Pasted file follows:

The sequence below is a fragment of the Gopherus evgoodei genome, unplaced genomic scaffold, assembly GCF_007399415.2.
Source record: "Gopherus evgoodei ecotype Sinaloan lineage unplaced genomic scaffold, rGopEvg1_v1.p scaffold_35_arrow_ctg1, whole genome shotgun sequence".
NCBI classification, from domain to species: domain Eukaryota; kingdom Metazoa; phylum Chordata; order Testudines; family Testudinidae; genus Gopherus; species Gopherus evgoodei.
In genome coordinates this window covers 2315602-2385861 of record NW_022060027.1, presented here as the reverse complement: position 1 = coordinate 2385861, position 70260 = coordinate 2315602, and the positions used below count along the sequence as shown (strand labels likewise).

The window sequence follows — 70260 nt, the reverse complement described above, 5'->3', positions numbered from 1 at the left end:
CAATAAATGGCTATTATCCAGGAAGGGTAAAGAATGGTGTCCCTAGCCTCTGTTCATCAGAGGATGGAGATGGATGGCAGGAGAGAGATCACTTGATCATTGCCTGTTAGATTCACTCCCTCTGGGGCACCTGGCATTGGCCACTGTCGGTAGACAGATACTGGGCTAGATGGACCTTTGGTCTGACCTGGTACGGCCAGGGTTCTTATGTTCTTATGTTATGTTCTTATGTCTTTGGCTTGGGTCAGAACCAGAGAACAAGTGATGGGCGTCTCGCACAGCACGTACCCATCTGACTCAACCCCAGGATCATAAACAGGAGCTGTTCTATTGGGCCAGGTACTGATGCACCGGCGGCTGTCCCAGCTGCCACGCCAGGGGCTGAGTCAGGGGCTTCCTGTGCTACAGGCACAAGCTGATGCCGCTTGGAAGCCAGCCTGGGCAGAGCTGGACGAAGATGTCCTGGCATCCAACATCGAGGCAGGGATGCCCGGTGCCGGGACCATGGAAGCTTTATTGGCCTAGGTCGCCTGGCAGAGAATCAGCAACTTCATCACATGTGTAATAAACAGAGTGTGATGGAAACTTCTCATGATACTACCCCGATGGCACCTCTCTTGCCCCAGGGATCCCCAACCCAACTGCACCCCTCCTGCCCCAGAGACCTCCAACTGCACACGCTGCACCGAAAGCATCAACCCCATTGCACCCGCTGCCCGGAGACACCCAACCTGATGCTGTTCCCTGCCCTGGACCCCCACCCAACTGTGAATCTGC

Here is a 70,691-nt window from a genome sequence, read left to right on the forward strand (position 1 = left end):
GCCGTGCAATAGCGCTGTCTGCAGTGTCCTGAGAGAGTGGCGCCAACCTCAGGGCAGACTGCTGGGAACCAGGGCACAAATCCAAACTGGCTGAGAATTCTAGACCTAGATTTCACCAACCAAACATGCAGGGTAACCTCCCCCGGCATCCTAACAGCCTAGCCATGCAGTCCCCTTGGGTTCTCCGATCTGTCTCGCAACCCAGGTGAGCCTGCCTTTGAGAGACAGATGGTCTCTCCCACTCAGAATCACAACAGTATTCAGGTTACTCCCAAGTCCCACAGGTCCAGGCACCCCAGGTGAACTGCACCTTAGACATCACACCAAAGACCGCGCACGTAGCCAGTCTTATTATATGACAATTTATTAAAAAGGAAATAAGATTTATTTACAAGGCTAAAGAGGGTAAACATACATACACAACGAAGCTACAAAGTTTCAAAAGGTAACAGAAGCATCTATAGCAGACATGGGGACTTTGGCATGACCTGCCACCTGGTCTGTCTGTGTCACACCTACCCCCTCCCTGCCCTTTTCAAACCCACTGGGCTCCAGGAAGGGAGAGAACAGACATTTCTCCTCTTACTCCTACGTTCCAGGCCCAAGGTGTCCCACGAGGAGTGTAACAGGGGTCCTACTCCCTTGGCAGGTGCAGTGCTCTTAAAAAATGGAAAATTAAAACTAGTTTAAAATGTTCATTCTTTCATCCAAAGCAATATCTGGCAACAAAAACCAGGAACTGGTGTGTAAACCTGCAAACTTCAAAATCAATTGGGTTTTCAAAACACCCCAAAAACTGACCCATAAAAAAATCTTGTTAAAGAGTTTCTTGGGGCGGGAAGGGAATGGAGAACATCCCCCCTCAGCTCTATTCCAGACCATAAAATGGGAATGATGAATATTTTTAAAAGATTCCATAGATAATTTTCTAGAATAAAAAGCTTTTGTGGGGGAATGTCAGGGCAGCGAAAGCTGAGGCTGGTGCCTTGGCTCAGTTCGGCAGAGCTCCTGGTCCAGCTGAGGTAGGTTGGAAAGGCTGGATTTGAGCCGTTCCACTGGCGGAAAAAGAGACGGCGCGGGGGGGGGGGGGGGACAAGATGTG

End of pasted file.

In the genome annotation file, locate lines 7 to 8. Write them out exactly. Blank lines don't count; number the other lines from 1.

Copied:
Here is a 70,691-nt window from a genome sequence, read left to right on the forward strand (position 1 = left end):
GCCGTGCAATAGCGCTGTCTGCAGTGTCCTGAGAGAGTGGCGCCAACCTCAGGGCAGACTGCTGGGAACCAGGGCACAAATCCAAACTGGCTGAGAATTCTAGACCTAGATTTCACCAACCAAACATGCAGGGTAACCTCCCCCGGCATCCTAACAGCCTAGCCATGCAGTCCCCTTGGGTTCTCCGATCTGTCTCGCAACCCAGGTGAGCCTGCCTTTGAGAGACAGATGGTCTCTCCCACTCAGAATCACAACAGTATTCAGGTTACTCCCAAGTCCCACAGGTCCAGGCACCCCAGGTGAACTGCACCTTAGACATCACACCAAAGACCGCGCACGTAGCCAGTCTTATTATATGACAATTTATTAAAAAGGAAATAAGATTTATTTACAAGGCTAAAGAGGGTAAACATACATACACAACGAAGCTACAAAGTTTCAAAAGGTAACAGAAGCATCTATAGCAGACATGGGGACTTTGGCATGACCTGCCACCTGGTCTGTCTGTGTCACACCTACCCCCTCCCTGCCCTTTTCAAACCCACTGGGCTCCAGGAAGGGAGAGAACAGACATTTCTCCTCTTACTCCTACGTTCCAGGCCCAAGGTGTCCCACGAGGAGTGTAACAGGGGTCCTACTCCCTTGGCAGGTGCAGTGCTCTTAAAAAATGGAAAATTAAAACTAGTTTAAAATGTTCATTCTTTCATCCAAAGCAATATCTGGCAACAAAAACCAGGAACTGGTGTGTAAACCTGCAAACTTCAAAATCAATTGGGTTTTCAAAACACCCCAAAAACTGACCCATAAAAAAATCTTGTTAAAGAGTTTCTTGGGGCGGGAAGGGAATGGAGAACATCCCCCCTCAGCTCTATTCCAGACCATAAAATGGGAATGATGAATATTTTTAAAAGATTCCATAGATAATTTTCTAGAATAAAAAGCTTTTGTGGGGGAATGTCAGGGCAGCGAAAGCTGAGGCTGGTGCCTTGGCTCAGTTCGGCAGAGCTCCTGGTCCAGCTGAGGTAGGTTGGAAAGGCTGGATTTGAGCCGTTCCACTGGCGGAAAAAGAGACGGCGCGGGGGGGGGGGGGGGACAAGATGTG